The Children's Hospital Association, with offices in Overland Park, Kan., and Washington, D.C., is about to embark on an analytics pilot program the organization's CIO says should help its 220 members work toward Triple Aim goals.
"What we are trying to do here, and what this pilot will position us to do, is take clinical, administrative, and operational data in and do what we are referring to as intentional connections between those," Richard Stepanek told Health Data Management. "In that you can start to see support for the Triple Aim types of pieces of data, cost, and quality equations our hospitals will need to analyze. That's one of the objectives we think this will help us get to."
The organization has contracted with Salt Lake City-based Health Catalyst to use its Late-Binding Enterprise Data Warehouse to host the pilot; and data for the project will come from two CHA members that are current Health Catalyst customers, Milwaukee-based Childrens Hospital of Wisconsin and Texas Childrens Hospital in Houston. CHA executives say the pilot will give CHA the ability to draw data directly from the two hospitals source systems, such as electronic health records, and house the information in the data warehouse for analysis.
Stepanek says the pilot is an effort to help unify the CHA's data infrastructure: the organization was formed by the merger of the National Association of Childrens Hospitals and Related Institutions (NACHRI), the National Association of Childrens Hospitals (the organization's lobbying arm), and the Child Health Corporation of America (CHCA), which Stepanek said has roots as a group purchasing organization.
According to Stepanek, NACHRI and CHCA had each developed analytics capabilities, but with different datasets, resulting in some critical gaps between them. In addition, the organization wanted to add clinical data to its quiver, and Stepanek said Health Catalyst's late-binding model, which draws on the principle that allows data object binding at run time instead of at compile time, seemed like a good fit.
"We have been collecting the administrative data for quite some time," he said. "We have a really good solid capability in that and have pretty good uptake from the member hospitals."
Stepanek says that system, the Pediatric Health Information System (PHIS, pronounced "fizz") is relatively mature and highly used across a number of research areas.
"What we're trying to do is add the clinical results to that," he said. Feedback from member hospitals indicated that lab, microbiology, and radiology data would be particularly useful to add to the mix. Stepanek said the initial focus will be on lab, microbiology, and pharmacy data "in radiology, the difficulty right now is most the intelligence is in the narratives and we have some trouble pulling the discrete data out of the narratives."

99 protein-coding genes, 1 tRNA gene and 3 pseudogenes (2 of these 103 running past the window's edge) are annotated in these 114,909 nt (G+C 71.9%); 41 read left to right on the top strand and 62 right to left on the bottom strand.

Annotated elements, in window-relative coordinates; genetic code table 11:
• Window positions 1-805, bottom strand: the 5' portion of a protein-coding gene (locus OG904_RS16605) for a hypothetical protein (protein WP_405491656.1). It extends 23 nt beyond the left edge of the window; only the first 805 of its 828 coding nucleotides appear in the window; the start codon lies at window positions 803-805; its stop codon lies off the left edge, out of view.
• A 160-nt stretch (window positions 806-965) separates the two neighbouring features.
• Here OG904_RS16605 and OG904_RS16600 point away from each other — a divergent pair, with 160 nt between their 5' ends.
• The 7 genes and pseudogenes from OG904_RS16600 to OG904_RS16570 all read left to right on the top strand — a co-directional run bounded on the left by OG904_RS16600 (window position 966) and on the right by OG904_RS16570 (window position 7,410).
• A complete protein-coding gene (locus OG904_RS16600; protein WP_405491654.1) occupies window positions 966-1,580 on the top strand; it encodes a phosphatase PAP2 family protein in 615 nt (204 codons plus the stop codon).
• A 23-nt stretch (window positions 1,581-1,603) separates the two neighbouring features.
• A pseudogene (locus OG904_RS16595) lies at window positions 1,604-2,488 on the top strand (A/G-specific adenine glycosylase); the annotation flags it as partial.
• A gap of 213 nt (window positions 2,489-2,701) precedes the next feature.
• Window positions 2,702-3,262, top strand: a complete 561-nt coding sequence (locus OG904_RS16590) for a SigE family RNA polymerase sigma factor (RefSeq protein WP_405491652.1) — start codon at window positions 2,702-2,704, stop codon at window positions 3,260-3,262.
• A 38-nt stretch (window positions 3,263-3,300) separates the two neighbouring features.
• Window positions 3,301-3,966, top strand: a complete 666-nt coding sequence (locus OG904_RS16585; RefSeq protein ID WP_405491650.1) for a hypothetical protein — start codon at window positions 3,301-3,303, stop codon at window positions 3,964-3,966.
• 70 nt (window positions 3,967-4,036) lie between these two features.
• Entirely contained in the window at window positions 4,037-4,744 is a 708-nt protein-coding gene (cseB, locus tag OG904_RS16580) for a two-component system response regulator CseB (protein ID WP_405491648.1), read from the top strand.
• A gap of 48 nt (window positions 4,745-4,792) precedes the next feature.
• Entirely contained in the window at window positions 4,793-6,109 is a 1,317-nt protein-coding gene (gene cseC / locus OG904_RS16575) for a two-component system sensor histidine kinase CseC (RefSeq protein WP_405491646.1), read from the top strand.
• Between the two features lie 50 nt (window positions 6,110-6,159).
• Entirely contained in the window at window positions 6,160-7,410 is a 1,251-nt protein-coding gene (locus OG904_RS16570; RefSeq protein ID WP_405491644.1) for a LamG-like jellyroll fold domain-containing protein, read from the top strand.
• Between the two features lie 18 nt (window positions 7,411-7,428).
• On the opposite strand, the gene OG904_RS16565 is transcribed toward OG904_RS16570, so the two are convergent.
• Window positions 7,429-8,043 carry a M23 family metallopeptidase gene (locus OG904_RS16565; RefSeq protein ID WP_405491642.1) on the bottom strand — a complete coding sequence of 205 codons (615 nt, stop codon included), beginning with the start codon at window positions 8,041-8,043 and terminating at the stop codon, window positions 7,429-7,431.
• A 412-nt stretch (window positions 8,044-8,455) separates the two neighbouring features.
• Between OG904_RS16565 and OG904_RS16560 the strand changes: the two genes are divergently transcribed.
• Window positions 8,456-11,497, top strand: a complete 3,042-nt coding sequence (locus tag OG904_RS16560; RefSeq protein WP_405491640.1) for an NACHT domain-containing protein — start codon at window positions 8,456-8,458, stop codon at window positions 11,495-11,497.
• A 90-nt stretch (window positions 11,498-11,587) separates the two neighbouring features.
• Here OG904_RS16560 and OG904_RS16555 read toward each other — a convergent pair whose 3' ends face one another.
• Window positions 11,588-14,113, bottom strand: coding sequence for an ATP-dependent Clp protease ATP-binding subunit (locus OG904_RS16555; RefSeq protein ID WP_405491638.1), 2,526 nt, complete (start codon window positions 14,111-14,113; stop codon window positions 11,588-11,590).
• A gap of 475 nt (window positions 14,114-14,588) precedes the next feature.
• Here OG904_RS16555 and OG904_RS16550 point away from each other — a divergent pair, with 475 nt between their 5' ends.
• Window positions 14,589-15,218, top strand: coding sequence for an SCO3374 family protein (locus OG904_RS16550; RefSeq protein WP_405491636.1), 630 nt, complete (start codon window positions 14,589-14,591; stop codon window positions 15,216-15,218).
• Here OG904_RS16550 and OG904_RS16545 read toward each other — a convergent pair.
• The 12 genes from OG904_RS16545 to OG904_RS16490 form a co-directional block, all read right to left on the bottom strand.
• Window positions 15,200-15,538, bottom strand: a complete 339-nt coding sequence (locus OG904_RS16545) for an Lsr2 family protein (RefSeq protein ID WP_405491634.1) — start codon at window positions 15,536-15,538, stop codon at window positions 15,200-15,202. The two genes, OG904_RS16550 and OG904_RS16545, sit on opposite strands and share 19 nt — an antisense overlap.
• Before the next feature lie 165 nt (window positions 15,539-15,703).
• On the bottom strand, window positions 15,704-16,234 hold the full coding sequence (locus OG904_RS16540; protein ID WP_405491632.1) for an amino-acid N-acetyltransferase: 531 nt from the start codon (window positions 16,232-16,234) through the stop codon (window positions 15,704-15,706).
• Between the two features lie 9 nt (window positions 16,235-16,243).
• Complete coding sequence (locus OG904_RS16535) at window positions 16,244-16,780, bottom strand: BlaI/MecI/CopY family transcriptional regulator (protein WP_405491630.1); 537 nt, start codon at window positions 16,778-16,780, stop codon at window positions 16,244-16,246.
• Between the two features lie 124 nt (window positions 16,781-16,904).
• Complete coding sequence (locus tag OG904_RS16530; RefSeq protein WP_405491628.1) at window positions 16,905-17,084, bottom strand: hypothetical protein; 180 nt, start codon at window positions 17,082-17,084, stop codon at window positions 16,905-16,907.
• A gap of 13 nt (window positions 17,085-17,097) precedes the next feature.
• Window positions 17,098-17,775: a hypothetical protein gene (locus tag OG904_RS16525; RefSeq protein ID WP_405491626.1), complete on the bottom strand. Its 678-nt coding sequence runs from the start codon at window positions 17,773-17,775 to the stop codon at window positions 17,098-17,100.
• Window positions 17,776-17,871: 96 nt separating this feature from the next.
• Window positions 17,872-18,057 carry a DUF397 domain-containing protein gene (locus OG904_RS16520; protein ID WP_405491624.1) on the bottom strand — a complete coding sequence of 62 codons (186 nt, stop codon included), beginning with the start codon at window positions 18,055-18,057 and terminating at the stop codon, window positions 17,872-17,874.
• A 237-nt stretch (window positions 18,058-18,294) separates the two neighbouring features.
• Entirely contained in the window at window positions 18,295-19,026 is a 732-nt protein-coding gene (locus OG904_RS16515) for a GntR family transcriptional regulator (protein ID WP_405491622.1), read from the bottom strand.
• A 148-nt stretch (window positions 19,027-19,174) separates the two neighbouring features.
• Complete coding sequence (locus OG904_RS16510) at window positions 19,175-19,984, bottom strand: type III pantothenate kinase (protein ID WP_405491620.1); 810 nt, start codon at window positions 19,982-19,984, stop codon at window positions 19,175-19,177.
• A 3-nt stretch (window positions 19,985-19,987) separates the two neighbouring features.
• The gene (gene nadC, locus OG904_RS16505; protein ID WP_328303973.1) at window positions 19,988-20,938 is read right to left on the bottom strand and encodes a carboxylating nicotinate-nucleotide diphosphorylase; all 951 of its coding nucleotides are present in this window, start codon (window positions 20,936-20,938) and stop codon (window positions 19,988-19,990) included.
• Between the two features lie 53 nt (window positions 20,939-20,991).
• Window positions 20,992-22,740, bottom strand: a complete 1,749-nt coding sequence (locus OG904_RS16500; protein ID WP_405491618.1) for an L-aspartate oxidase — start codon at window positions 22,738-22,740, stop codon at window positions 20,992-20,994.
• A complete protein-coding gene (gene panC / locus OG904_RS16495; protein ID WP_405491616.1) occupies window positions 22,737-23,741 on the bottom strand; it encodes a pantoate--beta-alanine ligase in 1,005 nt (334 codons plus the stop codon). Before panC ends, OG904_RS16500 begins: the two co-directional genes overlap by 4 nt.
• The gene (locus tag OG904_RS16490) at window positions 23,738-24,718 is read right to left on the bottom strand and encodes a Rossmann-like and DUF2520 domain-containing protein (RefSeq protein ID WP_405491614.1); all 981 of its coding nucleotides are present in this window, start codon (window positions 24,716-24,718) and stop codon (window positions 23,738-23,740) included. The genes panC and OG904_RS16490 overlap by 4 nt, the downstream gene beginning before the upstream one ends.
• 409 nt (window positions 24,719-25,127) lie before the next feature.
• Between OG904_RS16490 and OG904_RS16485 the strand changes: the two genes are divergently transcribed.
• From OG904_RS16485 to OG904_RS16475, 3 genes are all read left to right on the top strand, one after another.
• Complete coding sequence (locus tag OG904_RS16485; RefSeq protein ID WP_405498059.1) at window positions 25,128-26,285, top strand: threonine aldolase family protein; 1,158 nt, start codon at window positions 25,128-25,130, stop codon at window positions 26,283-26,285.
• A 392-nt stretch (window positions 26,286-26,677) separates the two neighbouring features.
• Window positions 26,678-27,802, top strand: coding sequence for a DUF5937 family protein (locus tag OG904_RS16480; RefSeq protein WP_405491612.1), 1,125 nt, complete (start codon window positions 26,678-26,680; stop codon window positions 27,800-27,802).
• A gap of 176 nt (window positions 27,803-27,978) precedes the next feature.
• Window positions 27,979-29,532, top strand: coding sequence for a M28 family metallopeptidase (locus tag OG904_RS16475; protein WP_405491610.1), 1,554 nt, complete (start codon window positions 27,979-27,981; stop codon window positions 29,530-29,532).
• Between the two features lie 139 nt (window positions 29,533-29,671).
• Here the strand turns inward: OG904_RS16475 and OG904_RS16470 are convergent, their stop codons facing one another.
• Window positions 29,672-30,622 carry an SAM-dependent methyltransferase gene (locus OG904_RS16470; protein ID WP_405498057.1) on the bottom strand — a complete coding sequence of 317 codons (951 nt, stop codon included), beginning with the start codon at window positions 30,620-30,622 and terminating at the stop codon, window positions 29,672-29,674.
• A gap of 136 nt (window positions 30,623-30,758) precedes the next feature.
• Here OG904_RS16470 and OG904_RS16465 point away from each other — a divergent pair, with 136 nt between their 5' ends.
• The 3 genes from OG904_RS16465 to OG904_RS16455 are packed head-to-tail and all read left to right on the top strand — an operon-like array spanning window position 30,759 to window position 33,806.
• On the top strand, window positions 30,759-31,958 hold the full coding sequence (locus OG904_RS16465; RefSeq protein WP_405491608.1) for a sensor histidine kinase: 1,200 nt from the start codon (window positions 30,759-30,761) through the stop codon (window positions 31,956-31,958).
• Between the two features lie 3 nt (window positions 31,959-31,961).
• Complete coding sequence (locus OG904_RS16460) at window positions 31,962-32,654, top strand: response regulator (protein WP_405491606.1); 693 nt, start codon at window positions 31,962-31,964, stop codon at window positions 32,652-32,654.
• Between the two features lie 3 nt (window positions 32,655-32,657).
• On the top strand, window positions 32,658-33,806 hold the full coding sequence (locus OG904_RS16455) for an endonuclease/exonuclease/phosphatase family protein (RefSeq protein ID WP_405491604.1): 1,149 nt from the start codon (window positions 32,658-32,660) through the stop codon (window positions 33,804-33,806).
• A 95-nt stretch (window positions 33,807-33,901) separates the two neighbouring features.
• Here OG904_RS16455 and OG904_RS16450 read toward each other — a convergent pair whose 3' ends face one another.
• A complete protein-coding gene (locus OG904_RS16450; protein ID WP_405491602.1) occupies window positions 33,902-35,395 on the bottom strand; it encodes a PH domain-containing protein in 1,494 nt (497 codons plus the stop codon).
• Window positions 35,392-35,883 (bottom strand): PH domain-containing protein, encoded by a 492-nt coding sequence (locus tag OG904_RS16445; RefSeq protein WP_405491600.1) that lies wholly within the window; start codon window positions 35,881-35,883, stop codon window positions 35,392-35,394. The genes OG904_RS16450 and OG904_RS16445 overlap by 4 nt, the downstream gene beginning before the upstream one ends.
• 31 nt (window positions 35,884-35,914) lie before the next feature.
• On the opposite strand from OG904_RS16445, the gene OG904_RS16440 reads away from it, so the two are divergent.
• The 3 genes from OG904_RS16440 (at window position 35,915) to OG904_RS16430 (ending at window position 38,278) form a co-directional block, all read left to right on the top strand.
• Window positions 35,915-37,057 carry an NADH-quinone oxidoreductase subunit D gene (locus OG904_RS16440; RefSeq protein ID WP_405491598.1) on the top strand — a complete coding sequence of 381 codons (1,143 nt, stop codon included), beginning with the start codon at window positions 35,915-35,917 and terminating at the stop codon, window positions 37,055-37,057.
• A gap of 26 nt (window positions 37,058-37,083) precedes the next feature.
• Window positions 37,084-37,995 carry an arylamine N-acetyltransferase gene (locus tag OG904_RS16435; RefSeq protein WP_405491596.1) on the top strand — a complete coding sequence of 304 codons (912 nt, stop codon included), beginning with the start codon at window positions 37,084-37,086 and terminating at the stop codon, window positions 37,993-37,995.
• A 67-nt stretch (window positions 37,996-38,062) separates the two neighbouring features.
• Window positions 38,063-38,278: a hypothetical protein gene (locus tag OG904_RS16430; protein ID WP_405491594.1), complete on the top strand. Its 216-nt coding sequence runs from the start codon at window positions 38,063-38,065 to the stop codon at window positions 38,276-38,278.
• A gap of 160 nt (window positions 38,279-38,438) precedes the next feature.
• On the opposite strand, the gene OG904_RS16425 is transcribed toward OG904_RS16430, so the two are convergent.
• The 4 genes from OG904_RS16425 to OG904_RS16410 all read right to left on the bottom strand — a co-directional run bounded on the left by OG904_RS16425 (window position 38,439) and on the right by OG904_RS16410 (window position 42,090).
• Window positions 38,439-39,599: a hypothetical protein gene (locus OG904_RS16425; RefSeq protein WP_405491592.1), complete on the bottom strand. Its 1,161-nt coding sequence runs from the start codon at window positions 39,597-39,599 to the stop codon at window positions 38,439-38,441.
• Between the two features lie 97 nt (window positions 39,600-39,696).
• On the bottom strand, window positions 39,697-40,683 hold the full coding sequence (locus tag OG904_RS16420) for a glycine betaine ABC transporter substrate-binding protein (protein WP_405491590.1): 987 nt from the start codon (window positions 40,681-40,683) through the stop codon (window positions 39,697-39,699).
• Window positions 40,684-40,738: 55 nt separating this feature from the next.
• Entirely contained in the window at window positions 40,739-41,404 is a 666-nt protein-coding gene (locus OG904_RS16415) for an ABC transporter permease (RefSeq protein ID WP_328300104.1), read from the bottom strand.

He hopes to emerge from pilot phase with some core capabilities by year's end, with some "thought out and refined" capabilities in 2016. Some of the new analytics capabilities will be offered as part of CHA membership, but most the organization's analytics products are "pay to play."
"We try to do that at much better than normal market rate," Stepanek said. "It enables participating members to come to us to see how each other is doing. They can look for ways among their peers to improve what they're doing and how they're doing it. And, they're not comparing themselves to the acute care adult care environment, which most of the metrics are targeted toward. That's what makes us unique."
Charles Macias, M.D., chief clinical systems integration officer at Texas Children's, said that while specifics of the pilot are still in the planning stage, he is eager to get underway.
"I think it's a great opportunity for us," Macias said. "I think we are going to be pleasantly surprised by how much granularity and data we can collect. Benchmarking data in the pediatric world is almost non-existent. What has existed in the CHA is probably the best there is, and it's delayed and doesn't have common standards at a very granular level because of where informatics was at different organizations.
"I see this pilot work with Children's Hospital of Wisconsin as demonstrating such refinement in whatever data goes in that whatever answer we get to any question we pose will have so much clarity and precision that it won't matter whether the answer is good or bad. It's just going to be a right answer."
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